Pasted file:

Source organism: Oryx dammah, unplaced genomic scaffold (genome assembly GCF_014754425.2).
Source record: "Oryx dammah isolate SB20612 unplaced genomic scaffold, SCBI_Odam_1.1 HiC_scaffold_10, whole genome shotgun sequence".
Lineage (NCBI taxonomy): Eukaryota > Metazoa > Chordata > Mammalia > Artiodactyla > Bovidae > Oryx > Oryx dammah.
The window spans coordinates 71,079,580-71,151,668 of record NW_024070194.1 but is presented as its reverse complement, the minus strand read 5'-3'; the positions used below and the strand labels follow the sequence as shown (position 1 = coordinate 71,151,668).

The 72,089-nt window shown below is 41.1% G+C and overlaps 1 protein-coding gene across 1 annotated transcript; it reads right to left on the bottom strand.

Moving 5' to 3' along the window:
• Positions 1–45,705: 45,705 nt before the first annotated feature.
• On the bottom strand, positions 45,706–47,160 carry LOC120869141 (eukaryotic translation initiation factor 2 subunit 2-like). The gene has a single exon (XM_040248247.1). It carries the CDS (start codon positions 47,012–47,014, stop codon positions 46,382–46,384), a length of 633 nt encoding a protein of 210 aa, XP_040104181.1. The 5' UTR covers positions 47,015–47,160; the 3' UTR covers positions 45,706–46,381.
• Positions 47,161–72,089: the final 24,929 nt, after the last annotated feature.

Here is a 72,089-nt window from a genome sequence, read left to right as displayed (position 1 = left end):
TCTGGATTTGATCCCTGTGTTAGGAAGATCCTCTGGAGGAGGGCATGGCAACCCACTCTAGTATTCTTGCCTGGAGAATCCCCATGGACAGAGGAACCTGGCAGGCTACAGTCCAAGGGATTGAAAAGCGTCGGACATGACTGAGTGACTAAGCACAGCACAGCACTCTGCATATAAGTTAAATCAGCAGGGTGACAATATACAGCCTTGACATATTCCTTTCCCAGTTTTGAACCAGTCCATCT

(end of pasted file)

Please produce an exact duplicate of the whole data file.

Source organism: Oryx dammah, unplaced genomic scaffold (genome assembly GCF_014754425.2).
Source record: "Oryx dammah isolate SB20612 unplaced genomic scaffold, SCBI_Odam_1.1 HiC_scaffold_10, whole genome shotgun sequence".
Lineage (NCBI taxonomy): Eukaryota > Metazoa > Chordata > Mammalia > Artiodactyla > Bovidae > Oryx > Oryx dammah.
The window spans coordinates 71,079,580-71,151,668 of record NW_024070194.1 but is presented as its reverse complement, the minus strand read 5'-3'; the positions used below and the strand labels follow the sequence as shown (position 1 = coordinate 71,151,668).

The 72,089-nt window shown below is 41.1% G+C and overlaps 1 protein-coding gene across 1 annotated transcript; it reads right to left on the bottom strand.

Moving 5' to 3' along the window:
• Positions 1–45,705: 45,705 nt before the first annotated feature.
• On the bottom strand, positions 45,706–47,160 carry LOC120869141 (eukaryotic translation initiation factor 2 subunit 2-like). The gene has a single exon (XM_040248247.1). It carries the CDS (start codon positions 47,012–47,014, stop codon positions 46,382–46,384), a length of 633 nt encoding a protein of 210 aa, XP_040104181.1. The 5' UTR covers positions 47,015–47,160; the 3' UTR covers positions 45,706–46,381.
• Positions 47,161–72,089: the final 24,929 nt, after the last annotated feature.

Here is a 72,089-nt window from a genome sequence, read left to right as displayed (position 1 = left end):
TCTGGATTTGATCCCTGTGTTAGGAAGATCCTCTGGAGGAGGGCATGGCAACCCACTCTAGTATTCTTGCCTGGAGAATCCCCATGGACAGAGGAACCTGGCAGGCTACAGTCCAAGGGATTGAAAAGCGTCGGACATGACTGAGTGACTAAGCACAGCACAGCACTCTGCATATAAGTTAAATCAGCAGGGTGACAATATACAGCCTTGACATATTCCTTTCCCAGTTTTGAACCAGTCCATCT